All of our printed Iceland flags are produced by a process called Dye Sublimation. The system drenches each fibre of the fabric, resulting in a flag with wonderful precise colour, and vitally the design appears perfectly on each side. This is known as ‘printed through to reverse’ and is an important consideration when choosing your flag as both sides will be seen when flying.
Our flags are manufactured to the highest standards. We offer flags in a choice of two materials, Hand Made National Flags, and Digitally Printed National Flags
Care & Advice
Flags will not last forever. Whilst we do everything possible to ensure our products are the most durable possible.
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|Design||A red Scandinavian cross with white fimbrilation, set on a blue field|
|Colours||PMS - Blue: 287 C, Red: 1795 C|
CMYK - Blue: 100% Cyan, 69% Magenta, 0% Yellow, 11.5% Black; Red: 0% Cyan, 94% Magenta, 100% Yellow, 0% Black
For a thousand years, from its original Viking settlement to its autonomous independence in 1912, the country of Iceland bore the flag of Denmark.
The 19th Century was rife with political upheaval, and Iceland was not an exception. The people of Iceland, headed by a political independence movement, sought complete autonomy. To its credit, Denmark granted the province of Iceland complete autonomy in 1874, with its own constitution and its own ministry in the Danish government. The King of Denmark remained head of state.
But it was in 1918, at the close of the Great War, that Iceland was issued with independence and sovereignty as its own state, in union with Denmark under the same monarch. Iceland’s flag had actually been in use since 1915, but now it was recognised as the flag of the nation. The blue symbolised the stark blue mountains, or alternatively, the ocean. White represented the ice that encrusted the eponymous island. Red stood for the active volcanoes, which have also made the country famous.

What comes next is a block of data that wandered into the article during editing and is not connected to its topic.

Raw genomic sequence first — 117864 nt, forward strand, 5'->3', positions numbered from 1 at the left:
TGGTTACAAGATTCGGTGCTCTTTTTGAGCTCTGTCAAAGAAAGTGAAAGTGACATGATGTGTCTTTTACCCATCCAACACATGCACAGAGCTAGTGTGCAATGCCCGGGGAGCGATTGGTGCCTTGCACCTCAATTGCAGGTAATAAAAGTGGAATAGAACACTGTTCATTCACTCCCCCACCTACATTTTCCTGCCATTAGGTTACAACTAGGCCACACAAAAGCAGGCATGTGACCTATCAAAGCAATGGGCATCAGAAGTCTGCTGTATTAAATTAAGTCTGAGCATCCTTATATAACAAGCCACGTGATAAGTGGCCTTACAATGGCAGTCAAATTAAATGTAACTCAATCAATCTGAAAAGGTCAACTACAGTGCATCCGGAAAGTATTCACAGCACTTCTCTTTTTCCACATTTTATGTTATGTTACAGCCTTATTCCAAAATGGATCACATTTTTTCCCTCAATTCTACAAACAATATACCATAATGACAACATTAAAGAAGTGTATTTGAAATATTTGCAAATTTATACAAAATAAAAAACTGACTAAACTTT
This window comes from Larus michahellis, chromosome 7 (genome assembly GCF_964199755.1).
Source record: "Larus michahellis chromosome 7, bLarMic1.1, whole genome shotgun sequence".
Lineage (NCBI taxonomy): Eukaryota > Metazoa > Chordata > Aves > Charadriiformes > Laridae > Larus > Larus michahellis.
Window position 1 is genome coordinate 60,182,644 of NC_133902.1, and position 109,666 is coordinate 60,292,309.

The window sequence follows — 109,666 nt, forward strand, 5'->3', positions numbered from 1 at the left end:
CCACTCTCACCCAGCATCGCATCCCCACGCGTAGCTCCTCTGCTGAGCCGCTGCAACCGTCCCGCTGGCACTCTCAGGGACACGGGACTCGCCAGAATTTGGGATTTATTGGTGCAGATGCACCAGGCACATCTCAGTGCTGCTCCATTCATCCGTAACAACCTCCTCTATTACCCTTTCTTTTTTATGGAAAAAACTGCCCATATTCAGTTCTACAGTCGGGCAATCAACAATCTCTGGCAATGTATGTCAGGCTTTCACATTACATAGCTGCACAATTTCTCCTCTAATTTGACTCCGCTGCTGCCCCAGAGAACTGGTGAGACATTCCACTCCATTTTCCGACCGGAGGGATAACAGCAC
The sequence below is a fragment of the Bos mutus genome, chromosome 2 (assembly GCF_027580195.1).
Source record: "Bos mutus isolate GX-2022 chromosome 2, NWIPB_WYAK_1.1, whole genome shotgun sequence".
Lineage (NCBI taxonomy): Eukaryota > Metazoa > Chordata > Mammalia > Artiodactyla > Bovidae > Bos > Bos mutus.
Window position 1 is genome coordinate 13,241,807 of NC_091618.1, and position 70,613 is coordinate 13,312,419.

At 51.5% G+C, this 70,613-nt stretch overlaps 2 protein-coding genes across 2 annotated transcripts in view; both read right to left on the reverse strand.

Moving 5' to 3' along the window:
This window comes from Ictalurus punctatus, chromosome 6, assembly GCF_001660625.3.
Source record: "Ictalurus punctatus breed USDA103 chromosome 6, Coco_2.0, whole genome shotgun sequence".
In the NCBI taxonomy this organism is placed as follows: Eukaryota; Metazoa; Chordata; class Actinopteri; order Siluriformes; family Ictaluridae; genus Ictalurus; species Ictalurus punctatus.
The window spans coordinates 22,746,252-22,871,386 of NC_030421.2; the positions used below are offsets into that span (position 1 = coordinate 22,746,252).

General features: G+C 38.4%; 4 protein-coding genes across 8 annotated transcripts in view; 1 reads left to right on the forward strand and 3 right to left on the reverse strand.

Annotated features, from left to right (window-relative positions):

There was very little change to the flag in 1944 when Iceland became a republic. The flag of Iceland had previously worn a brighter blue, and was changed to a deeper colour. In 1991, legislation codified the colours of the flag in absolute terms.
Ensigns of Iceland
Iceland’s State Flag, known as Tjúgufáni, is a swallowtailed version of the Flag of Iceland and serves multiple purposes. It is used on governmental buildings and embassies. And is the flag of war, and the country’s naval ensign it also features a swallowtail. The second flag, inscribed with a “T” in the canton, is the Customs flag.
President of Iceland
The Flag for the president of Iceland is the current Flag of Iceland with the Icelandic Coat of Arms in the middle of the cross.
The Icelandic Coat of Arms features four shield bearers guarding the spirits of Iceland as described in Heimskringla: A bull on the right side of the shield; a giant, on the left; a bird on the right above the bull; and a dragon on the left, above the giant.
Conventions of the Flag
The rules of flying the Icelandic flag are simple and few; fortunate, because incorrect observance can lead to a prison sentence. It is illegal, for example, to allow the flag to suffer damage, and a damage flag must be immediately repaired, or burned in a respectful manner. The use of Iceland’s flag on sold goods or in advertising, or as part of a private emblem or logo is strictly forbidden.
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01494 783 938
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